John A. Ronald
Associate Professor, Department of Medical Biophysics
Why I Became a Scientist
My parents always said I would never leave school just because of my love for learning, but it was really the loss of several family members way too early that drove me into medical research. This deeply impressed upon me the desperate need for improved ways to detect and treat disease. The idea that scientific discoveries across the globe bring us closer to improved human health is very powerful to me.
Throughout my research career I’ve been very fortunate to be surrounded by mentors and colleagues that are excited by the challenges (and yes frustrations) of scientific discovery. It’s amazingly fun to be a part of a team of excited intellectuals all trying to come up with solutions to unmet medical needs, to continually learn from each other, to test new ideas (often revise them many, many times!), and then disseminate your findings into the scientific community where they may inspire others. To me, discovering new science is one of the most exhilarating and enlightening things one can do and it’s just plain awesome!
As we enter this era of more personalized and precise medicine, new technologies are needed that can sensitively, accurately and non-invasively detect molecular activities within the body over the course of an individual’s entire life. My lab’s research focuses on pioneering novel molecular and cellular imaging technologies that will hopefully meet these needs. We have a particular interest in improved early cancer detection and treatment, as well as improved monitoring of state-of-the-art cellular therapies for cancer and other diseases. To accomplish this we are investigating the development of novel gene-based platforms that strategically integrate disease-specific activatable expression systems with both biofluid-based and multimodality imaging readouts. This work is at the interface of molecular and cell biology, imaging sciences, and nanomedicine and requires a multidisciplinary approach to devise innovative solutions to some of today’s most difficult biomedical problems.
Can we develop novel gene-based technologies for early disease detection and treatment?
Everyone will be affected by cancer during their lifetime; whether it be personally or through a family member or friend being diagnosed with this terrible disease. It’s well known that the prognosis of cancer patients is much better if it’s caught early, when treatments are more effective. However, current technologies often lack in the sensitivity and accuracy to find early-stage cancer when it is more treatable. We are seeking to develop a new class of early cancer detection technologies that combines fundamental advances in gene therapy vectors, the latest in tumor nanodelivery platforms, state-of-the-art molecular imaging and blood-based reporter genes, and emerging gene therapy paradigms that will allow us to detect and treat tumors much earlier than currently possible. Our efforts, over time, will be on the iterative improvement of these systems to hopefully make it possible to detect and treat the smallest of tumors. If successful, we envision revised versions of these technologies to be developed and applied to as many other biomedical conditions as possible.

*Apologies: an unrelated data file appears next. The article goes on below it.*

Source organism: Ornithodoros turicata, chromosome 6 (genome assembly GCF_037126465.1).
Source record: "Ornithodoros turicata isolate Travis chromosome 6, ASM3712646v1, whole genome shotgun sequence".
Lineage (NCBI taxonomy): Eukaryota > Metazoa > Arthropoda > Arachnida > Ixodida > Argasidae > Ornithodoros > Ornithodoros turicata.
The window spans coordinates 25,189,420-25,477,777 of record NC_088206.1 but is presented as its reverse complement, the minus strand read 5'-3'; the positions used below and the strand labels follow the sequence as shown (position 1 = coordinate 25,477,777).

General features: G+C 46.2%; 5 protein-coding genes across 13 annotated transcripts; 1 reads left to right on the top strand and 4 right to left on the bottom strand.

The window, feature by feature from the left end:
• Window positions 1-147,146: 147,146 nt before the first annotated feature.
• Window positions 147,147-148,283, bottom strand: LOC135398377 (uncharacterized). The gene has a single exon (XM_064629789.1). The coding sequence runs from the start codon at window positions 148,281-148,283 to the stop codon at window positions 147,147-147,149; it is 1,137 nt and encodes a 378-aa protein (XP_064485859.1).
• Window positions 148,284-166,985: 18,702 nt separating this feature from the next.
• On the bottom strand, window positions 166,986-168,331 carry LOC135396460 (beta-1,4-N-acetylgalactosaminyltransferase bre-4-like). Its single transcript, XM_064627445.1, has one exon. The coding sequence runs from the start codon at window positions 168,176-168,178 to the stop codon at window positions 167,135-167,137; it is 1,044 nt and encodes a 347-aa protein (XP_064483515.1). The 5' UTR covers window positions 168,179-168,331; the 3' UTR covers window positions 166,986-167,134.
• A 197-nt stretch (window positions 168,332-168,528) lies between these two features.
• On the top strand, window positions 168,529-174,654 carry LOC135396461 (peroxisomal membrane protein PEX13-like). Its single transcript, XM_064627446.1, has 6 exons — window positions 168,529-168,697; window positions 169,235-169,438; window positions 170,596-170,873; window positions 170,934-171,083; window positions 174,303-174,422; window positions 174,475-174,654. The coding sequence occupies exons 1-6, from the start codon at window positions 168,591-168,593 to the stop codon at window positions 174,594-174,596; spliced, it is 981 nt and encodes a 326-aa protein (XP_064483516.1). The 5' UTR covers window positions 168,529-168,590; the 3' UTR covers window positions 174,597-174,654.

Can molecular imaging be used to more effectively track cellular therapies?
In recent years, there have been many exciting advances in the ability to treat and often cure diseases with cell-based therapies. These have included stem cell therapies for regenerative medicine or immune cell therapies for battling cancer. We are interested in developing translationally-relevant tools that can be used to non-invasively visualize where these cells go in a patient, how they are behaving, and if they having the desired therapeutic effects. In the near future, these tools will allow clinicians to more precisely evaluate cellular therapy effectiveness on an individual patient basis.
- B.Sc. Physiology (Hons.), University of Western Ontario (2000)
- M.Sc. Anatomy and Cell Biology, University of Western Ontario (2003)
- Ph.D. Medical Biophysics, University of Western Ontario (2008)
- Postdoctoral Fellowship in Radiology, Stanford University (2009-2015)
- Canadian Institutes of Health Research Postdoctoral Fellowship (2009-2012)
- Canadian Governor General’s Academic Gold Medal (2009)
- Heart and Stroke Foundation of Canada Doctoral Research Award (2006-2008)
John A. Ronald, PhD
Scientist, Robarts Resarch Institute – Imaging
Department of Medical Biophysics
Robarts Research Institute
London, Ontario N6A 5B7